So, reach out to producers that you like and get your songs remixed. It doesn’t make a career but it can help push it further.
Free Download of Exclusive Content
I remember when I started listening to Youth Novels. I was still in high school and just fell in love with the voice in Little Bit (even remixed Everybody But Me). I devoured that album. So, I was naturally eager to listen to more from this artist. To my surprise, songs like Paris Blue and Possibility were made available for free on Lykke Li’s website. This kept me interested and following her social media for updates on a possible new album. Then Wounded Rhymes was launched. Shortly after Lost Sessions Vol. 1, an EP with alternate versions of some of the album’s top songs, was made available on her site for free download.
Keeping your audience engaged is a challenge. We’re consumerists in a fast paced digital age. We consume a song now, but very soon after we’re ready to move on to the next thing. If you keep feeding your audience high quality, exclusive and valuable content, then they will follow and stay with you. If you don’t try to keep the cycle going or don’t care about the audience, then forget about it.
All Lykke Li’s albums are released under LL Recordings. While there isn’t much information about this label, one can assume the name stands for Lykke Li Recordings, as the only releases so far belong to the singer. Many artists nowadays, both independent and major, choose to create their own labels or entertainment enterprises. This is a growing trend in music since digital scaled. A few points that could have motivated this are:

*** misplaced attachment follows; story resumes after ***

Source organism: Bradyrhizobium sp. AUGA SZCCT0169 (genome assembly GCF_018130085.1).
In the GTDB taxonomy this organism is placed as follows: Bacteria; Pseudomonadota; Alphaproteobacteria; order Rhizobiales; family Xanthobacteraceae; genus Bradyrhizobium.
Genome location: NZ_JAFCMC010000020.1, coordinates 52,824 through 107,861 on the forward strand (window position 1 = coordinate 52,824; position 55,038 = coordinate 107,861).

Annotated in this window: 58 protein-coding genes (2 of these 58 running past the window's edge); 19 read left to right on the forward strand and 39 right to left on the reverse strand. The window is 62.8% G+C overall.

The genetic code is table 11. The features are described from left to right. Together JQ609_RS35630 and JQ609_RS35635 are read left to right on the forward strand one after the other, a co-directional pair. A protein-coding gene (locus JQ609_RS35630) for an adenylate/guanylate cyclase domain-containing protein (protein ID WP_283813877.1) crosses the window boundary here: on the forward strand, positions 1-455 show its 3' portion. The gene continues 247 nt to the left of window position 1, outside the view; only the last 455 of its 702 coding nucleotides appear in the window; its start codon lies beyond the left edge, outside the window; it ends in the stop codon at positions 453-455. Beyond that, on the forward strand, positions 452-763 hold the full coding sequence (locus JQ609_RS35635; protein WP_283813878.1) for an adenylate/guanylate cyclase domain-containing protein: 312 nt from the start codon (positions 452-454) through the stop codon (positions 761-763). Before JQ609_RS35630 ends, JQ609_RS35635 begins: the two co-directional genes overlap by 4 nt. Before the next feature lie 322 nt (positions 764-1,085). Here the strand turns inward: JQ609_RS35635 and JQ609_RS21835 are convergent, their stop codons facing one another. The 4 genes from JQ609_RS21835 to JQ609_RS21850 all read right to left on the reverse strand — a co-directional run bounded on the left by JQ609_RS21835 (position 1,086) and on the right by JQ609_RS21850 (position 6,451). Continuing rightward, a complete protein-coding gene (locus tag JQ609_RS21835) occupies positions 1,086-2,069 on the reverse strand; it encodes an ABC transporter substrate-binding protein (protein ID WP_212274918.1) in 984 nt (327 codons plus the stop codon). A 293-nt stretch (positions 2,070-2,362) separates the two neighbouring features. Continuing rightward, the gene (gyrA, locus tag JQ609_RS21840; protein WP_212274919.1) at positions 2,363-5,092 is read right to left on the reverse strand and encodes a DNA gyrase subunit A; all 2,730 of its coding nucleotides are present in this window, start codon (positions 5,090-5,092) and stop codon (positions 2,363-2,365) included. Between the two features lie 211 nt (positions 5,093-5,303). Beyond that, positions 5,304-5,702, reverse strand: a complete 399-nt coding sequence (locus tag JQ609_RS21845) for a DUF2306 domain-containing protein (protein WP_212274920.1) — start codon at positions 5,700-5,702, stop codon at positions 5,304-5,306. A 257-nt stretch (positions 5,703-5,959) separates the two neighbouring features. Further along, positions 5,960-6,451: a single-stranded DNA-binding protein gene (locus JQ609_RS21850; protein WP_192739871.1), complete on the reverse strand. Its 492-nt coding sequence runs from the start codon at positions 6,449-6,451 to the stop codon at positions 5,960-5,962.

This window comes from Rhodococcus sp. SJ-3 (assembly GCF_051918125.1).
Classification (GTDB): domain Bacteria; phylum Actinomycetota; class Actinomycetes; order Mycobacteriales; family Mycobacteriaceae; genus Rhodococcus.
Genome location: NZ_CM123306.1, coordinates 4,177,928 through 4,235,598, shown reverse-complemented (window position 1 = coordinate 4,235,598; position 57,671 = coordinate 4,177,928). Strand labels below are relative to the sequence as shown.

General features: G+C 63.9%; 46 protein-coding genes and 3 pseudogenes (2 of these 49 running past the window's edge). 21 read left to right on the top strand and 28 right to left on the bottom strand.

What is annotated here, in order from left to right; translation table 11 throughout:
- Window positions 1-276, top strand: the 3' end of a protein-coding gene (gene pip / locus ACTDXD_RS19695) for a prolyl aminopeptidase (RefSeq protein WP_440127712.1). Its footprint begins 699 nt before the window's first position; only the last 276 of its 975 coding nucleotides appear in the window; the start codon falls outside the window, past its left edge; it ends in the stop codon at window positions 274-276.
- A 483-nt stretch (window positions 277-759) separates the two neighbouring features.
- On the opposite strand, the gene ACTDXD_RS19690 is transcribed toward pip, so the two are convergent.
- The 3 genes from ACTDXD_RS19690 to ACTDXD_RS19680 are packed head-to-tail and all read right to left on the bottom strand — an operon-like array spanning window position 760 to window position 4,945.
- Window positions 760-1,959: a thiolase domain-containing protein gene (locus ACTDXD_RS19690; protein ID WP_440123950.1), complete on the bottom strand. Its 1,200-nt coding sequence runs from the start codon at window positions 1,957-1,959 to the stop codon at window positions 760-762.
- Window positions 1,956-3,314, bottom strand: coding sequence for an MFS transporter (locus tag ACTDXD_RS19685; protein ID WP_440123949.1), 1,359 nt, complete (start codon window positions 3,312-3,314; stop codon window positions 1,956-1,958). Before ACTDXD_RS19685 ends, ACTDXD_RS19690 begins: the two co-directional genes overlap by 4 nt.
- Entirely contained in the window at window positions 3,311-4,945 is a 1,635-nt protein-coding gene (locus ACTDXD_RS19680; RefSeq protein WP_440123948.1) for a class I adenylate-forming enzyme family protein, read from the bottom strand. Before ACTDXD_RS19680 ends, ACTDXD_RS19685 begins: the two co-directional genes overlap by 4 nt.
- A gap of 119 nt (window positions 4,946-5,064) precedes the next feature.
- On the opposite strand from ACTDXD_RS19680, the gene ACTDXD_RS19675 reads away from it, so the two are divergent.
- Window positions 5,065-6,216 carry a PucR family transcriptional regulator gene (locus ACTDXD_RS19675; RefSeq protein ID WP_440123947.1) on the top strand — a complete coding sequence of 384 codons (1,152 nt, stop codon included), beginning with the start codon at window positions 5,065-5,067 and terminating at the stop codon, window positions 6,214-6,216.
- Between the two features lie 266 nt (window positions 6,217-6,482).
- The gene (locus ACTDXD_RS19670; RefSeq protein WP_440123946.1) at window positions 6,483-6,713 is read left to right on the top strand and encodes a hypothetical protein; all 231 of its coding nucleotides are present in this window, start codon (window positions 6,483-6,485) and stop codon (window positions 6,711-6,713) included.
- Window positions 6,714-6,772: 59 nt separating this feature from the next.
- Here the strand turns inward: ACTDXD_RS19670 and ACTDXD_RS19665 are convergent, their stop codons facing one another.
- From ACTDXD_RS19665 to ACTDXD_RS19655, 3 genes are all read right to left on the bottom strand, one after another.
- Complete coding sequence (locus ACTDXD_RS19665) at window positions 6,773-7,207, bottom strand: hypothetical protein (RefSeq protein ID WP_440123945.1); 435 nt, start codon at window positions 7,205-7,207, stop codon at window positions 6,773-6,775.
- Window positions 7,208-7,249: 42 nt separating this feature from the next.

- Retaining a bigger portion of revenue from sales of your music — labels take a percentage of every sale or stream, so by removing this party from the equation you get a larger cut of your sales. However, please keep in mind that in this case you will have other costs, such as production and delivery.
- Owning your master rights — the master is the actual live/studio recording of an artist’s material. In most record deals artists are required to relinquish the master recording rights to ensure the label’s financial support. This means that the label has the right to license these recordings to third parties without the artist’s consent or monetary gain. Owning the master yourself allows you to license your music at your own terms.
- Freedom to do things at your own pace and style
Licensing to Warner Music
Another smart move. Licensing her albums to a major label. What does this mean? It means that the major label (Warner Music) bought the rights to Lykke Li’s albums for a set fee. This allows them to sell the records in the agreed markets. This can be either good or bad for the artist.
- Good — if the album does not sell well, you don’t lose any money, all loss is on the label’s side, as they are responsible for manufacturing, promoting and distributing the records. Besides that, you already got paid a set fee for the records rights.
- Bad — if the album does better than expected, you don’t gain anything from those record sales, because you were already paid a set fee for the records rights.